A friend told me about this story. I have not been in the habit of writing about media news in this blog, but this story caught my attention and could be used to expound on nasal tumors in dogs.
Here is the story. Max, a Springer spaniel, passed away in Britain due to nasal cancer. He spent his days helping the police find drugs, specifically cocaine. I was saddened to hear of this ironic, dark twist. I am sorry, Max. I hope you are at peace.
Common cancers that affect the nasal sinus in dogs are squamous cell carcinoma, fibrosarcoma, melanoma, and rarely, transmissible venereal tumors.
Nasal cancer has been chalked up to several different carcinogens. Some of the most common airborne ones are in pesticides, herbicides, kerosene, fossil fuel emissions (from gas and diesel engines, industry and the like), and cigarette smoke. Here are some examples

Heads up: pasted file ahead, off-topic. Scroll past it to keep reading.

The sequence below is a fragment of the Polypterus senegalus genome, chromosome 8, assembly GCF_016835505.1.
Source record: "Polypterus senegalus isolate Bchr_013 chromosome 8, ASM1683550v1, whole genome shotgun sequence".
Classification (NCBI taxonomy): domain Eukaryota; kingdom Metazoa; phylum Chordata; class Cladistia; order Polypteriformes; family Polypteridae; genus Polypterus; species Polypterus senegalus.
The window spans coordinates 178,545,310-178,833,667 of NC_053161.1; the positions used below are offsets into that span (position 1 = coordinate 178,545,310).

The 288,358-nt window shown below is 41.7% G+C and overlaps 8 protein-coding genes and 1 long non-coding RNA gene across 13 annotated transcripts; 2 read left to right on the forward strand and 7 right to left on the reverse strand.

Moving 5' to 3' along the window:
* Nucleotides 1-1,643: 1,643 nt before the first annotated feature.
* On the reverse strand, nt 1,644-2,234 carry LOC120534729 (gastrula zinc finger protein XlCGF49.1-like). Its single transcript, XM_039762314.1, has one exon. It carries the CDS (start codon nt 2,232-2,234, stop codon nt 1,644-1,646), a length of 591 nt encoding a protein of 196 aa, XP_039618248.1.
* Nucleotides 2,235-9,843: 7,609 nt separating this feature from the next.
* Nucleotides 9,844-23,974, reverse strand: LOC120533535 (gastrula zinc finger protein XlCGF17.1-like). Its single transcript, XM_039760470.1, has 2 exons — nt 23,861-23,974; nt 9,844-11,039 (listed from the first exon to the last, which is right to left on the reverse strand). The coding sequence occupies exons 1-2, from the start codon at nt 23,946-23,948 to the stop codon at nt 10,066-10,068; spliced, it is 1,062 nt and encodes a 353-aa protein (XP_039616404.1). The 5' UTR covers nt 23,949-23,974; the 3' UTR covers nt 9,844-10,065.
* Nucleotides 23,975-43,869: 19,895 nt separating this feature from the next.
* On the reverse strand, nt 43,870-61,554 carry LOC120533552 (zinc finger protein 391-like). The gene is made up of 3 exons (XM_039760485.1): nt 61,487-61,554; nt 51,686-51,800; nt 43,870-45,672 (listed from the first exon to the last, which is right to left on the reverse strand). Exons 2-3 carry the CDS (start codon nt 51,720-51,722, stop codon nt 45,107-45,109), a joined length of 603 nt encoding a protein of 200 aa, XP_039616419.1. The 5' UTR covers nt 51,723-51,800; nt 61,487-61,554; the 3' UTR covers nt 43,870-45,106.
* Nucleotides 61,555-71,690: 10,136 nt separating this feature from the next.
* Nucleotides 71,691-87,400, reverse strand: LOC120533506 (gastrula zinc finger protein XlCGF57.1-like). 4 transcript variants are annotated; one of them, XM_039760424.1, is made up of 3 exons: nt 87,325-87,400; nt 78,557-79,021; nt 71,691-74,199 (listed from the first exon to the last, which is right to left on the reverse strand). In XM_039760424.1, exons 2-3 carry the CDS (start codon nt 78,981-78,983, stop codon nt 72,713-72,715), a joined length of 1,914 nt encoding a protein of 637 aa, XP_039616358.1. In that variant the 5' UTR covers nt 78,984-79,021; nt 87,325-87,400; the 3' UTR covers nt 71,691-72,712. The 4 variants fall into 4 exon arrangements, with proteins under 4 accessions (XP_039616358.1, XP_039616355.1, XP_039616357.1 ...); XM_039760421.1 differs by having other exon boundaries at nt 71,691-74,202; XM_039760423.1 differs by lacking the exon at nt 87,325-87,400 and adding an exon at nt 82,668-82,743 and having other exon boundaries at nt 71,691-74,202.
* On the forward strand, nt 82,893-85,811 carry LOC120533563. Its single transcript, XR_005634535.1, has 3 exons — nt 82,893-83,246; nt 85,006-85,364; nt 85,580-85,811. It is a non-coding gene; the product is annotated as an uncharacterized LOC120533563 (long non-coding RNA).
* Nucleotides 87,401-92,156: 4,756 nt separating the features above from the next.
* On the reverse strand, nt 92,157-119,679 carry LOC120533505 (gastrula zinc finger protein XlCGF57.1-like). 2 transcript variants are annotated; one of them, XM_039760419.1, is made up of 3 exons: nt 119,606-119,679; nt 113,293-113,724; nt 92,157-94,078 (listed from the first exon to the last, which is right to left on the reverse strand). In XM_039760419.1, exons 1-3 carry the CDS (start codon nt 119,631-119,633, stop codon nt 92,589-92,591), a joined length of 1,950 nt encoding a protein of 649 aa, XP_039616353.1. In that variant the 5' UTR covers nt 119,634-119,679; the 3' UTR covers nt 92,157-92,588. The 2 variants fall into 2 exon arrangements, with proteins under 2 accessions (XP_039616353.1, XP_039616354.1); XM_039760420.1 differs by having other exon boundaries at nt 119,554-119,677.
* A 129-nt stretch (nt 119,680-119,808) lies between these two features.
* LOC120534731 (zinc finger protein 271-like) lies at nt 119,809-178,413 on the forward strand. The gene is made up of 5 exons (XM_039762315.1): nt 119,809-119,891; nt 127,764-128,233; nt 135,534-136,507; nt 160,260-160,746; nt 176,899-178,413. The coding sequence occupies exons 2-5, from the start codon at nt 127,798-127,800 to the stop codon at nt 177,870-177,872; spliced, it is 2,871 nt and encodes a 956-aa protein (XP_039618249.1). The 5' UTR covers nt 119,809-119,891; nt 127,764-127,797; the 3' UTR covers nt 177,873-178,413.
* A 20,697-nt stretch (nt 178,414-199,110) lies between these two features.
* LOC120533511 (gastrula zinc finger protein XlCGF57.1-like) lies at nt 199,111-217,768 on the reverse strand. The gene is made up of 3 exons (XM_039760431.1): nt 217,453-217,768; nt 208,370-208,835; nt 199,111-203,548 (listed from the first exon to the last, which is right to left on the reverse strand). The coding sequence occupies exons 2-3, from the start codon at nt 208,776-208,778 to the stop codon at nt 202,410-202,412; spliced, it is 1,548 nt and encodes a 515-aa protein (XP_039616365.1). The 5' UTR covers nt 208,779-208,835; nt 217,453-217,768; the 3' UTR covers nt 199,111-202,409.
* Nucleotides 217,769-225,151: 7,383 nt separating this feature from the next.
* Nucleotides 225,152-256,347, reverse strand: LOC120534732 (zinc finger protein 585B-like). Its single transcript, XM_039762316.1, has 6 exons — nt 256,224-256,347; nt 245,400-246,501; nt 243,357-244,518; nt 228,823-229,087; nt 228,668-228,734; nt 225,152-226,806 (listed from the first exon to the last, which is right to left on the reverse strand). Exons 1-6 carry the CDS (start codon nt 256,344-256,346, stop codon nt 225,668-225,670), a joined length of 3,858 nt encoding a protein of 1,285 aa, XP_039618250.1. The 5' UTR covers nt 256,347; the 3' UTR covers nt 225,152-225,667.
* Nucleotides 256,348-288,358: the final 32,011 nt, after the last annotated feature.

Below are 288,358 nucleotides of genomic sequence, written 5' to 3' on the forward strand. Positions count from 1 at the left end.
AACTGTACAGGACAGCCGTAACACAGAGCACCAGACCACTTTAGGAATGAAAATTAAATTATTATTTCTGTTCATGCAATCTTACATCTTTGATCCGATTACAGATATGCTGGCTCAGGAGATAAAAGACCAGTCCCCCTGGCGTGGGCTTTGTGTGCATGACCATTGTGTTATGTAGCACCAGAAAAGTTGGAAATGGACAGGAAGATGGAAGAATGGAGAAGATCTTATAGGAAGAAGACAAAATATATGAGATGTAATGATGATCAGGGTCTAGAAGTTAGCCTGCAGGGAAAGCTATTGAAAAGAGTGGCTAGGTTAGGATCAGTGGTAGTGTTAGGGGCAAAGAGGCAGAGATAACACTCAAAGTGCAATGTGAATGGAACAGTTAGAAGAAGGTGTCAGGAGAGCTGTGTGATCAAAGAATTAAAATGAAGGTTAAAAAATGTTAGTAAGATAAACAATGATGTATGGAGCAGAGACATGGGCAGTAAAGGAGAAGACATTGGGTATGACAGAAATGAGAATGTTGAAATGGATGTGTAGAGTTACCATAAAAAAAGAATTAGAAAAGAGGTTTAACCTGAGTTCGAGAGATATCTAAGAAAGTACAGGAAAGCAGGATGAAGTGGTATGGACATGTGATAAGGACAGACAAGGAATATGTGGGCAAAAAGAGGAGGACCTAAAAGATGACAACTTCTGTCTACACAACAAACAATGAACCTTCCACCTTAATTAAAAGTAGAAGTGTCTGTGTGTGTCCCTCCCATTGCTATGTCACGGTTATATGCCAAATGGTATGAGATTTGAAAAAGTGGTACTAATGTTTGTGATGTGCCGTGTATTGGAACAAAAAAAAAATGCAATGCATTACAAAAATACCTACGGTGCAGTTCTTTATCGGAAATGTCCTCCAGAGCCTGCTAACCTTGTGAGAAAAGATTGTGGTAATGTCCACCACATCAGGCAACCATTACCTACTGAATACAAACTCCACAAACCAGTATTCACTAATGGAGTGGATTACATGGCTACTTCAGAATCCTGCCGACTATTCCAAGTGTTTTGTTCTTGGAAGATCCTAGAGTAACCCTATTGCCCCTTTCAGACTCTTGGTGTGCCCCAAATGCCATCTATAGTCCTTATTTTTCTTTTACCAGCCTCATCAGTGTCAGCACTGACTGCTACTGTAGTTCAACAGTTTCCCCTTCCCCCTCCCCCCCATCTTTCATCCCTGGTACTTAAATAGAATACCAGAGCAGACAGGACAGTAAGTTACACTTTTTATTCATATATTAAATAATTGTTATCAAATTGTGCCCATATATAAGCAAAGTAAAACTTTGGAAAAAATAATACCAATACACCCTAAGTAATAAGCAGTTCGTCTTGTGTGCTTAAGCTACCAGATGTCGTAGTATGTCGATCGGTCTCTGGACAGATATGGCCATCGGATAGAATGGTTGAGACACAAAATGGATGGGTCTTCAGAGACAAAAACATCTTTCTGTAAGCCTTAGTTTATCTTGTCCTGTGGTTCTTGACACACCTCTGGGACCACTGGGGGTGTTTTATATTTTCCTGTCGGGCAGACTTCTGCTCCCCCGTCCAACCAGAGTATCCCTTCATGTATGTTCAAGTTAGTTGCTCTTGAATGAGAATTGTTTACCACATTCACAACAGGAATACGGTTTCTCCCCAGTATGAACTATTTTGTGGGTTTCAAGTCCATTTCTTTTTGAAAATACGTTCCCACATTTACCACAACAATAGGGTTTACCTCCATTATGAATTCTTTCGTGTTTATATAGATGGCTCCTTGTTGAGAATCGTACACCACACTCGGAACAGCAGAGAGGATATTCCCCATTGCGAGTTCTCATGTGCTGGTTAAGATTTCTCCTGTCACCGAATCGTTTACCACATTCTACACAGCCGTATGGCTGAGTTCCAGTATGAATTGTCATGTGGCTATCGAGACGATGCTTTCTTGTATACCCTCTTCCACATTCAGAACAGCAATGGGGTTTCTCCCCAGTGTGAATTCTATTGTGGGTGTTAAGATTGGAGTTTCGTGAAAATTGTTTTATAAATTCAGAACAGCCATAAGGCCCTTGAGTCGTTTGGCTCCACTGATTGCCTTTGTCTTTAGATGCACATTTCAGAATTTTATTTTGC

2,4-D is a carcinogen found in over 1000 herbicides.
Nitrogen dioxide is a biggy too, leading to chronic lung disease, at least in humans. It is likely, but not proven yet, to cause nasal sinus disease too.
Oxygen-derived free radicals in smog are a likely (speculated) risk factor for DNA mutations leading to cancer.
Long-nosed dogs have a higher nasal cancer rate when inhaling second hand smoke particles. Short or medium nosed dogs have higher lung cancer rates due to the second hand smoke.
Asbestos exposure in dogs have higher rates of a cancer called mesothelioma, and people exposed to it get lung cancers.
So keep your dog away from these things as much as possible, and while you are at it, keep yourself away as well.
Best to all,